Late Season:

            This is the most important time of the year for spider mites. What you do at this time will determine how bad the next year will be. Every effort should be made to eliminate all of the spider mites before the beginning of September. Once the daylength begins to noticeably decrease and the evening temperatures drop, the spider mites begin diapausing. In a diapause state, spider mite are more resistant to chemicals and are not as attractive to the beneficials. If chemicals should be used, it would be at this time. Hopefully the whitefly is under control so a spray of Avid will not cause a whitefly outbreak.

            If the whitefly is not in good control, it will begin to runaway in the fall. Adding trap Eggplants will help if the plants are vacuumed daily. The vacuum or the bag must be frozen to kill the whitefly. Adding parasites beyond 6 per square meter will have very little effect, as there are just too many whitefly and the stickiness of the honeydew will begin to impair the movement of all of the parasitoids. Delphastus will continue to work at very high whitefly densities but their impact will not be quickly seen, as they will graze on the eggs and the adult whitefly will live on for months.

            Aphids must be in good control going into the fall as the Aphidoletes will stop cycling due to diapause. Preventative releases will still work, as they are not being asked to cycle. Aphidius can work very well in the fall, especially if they were not used in the summer, reducing the pressure of the hyperparasites.



Spider Mite Strategy Overview:


            Cleanup is essential. Physical spraying, chemical spraying, and Hypoaspis will all have extremely high returns on investment.

            The monitor/banker system using beans works very well and should be used if the house has a history of spider mites.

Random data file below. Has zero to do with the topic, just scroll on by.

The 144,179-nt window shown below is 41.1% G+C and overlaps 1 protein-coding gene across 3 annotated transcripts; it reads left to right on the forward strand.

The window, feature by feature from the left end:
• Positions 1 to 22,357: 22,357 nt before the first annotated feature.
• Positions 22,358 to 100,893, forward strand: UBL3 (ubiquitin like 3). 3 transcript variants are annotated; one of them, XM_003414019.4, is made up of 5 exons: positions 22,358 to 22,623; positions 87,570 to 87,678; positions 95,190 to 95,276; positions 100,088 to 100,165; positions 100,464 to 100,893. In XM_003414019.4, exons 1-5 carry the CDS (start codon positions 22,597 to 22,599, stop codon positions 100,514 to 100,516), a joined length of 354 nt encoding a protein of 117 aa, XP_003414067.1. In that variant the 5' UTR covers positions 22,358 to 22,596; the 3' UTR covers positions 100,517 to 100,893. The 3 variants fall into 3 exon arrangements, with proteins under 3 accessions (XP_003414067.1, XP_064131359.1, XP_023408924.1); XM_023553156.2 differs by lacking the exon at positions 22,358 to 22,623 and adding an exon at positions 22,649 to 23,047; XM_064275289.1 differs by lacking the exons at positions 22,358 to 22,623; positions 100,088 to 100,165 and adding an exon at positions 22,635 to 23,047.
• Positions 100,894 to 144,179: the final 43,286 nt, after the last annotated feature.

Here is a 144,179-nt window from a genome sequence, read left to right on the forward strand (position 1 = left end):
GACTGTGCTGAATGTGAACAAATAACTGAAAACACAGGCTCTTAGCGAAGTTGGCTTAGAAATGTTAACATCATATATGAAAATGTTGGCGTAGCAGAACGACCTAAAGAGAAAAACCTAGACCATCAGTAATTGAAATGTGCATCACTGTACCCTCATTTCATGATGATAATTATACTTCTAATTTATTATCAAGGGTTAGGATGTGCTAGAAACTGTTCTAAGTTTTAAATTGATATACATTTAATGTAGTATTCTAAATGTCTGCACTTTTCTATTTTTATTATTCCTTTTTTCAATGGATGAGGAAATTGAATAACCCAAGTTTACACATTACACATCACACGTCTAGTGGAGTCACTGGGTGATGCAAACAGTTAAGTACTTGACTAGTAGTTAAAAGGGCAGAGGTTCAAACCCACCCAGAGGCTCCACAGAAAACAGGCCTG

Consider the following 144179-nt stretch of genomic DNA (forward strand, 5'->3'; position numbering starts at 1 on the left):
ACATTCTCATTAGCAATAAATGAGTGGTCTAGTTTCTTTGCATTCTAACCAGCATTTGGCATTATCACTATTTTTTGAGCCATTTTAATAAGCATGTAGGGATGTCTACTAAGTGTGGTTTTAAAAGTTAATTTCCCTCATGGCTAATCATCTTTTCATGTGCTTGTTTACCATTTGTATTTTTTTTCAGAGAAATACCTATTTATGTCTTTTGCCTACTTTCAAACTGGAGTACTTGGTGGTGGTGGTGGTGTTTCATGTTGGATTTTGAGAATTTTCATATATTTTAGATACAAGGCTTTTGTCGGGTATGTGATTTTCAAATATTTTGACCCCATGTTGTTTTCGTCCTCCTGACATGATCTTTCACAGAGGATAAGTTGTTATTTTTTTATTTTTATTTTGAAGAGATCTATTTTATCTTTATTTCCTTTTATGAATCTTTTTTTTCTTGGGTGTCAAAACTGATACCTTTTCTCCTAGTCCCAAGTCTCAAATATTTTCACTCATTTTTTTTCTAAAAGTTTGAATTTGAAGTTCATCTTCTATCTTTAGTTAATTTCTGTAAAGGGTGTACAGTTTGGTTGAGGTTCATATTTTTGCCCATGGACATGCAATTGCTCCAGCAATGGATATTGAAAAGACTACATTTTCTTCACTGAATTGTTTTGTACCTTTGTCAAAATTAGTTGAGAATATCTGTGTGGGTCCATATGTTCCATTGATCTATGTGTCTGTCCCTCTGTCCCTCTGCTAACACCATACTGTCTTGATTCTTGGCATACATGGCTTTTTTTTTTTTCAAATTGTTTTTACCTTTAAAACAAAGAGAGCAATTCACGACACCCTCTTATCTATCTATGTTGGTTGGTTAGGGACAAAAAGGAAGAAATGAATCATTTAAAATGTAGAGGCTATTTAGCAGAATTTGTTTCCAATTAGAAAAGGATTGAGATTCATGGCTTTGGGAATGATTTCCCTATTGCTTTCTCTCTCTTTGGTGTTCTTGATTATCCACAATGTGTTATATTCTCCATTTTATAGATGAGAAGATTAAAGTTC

The use of A fallacis was first used to prevent chronic Russet mite problems in New England on Tomatoes. We found that, not only did the fallacis eliminate the Russet mite, but the growers who used it had much better spider mite control in the following season. A. fallacis will stay in the Peppers at low or no spider mite densities, as they are true generalists and will feed on pollen, whitefly, and any other small eggs. Their Achilles heel is that they can’t tolerate webbing, like all other Amblyseius species.

            P. persimilis is still the main beneficial. The leaf product will work about twice as fast and with half the inoculums.

            With a successful whitefly control program, you will be able to use a product such as Avid without causing the problems usually associated with it.



Whitefly Strategy Overview:


            Whitefly is an insidious pest. Low numbers can give the grower a false sense of security. The longevity and fecundity of the whitefly can lead to overwhelming situations very quickly. The only sure way to control whitefly is to start clean and prevent any significant buildup.

            Weekly releases of preventative Encarsia must be considered similar to an insurance policy. Encarsia Max will reduce the weekly cost by allowing you to use very low rates (as low as 0.25 per meter square). Encarsia Max live longer, fly farther, and are actually smarter than refrigerated Encarsia. All of Applied’s Encarsia are held above 11 degrees Celcius and are never refrigerated. Encarsia Max is guaranteed to be no older than 48 hours from harvest.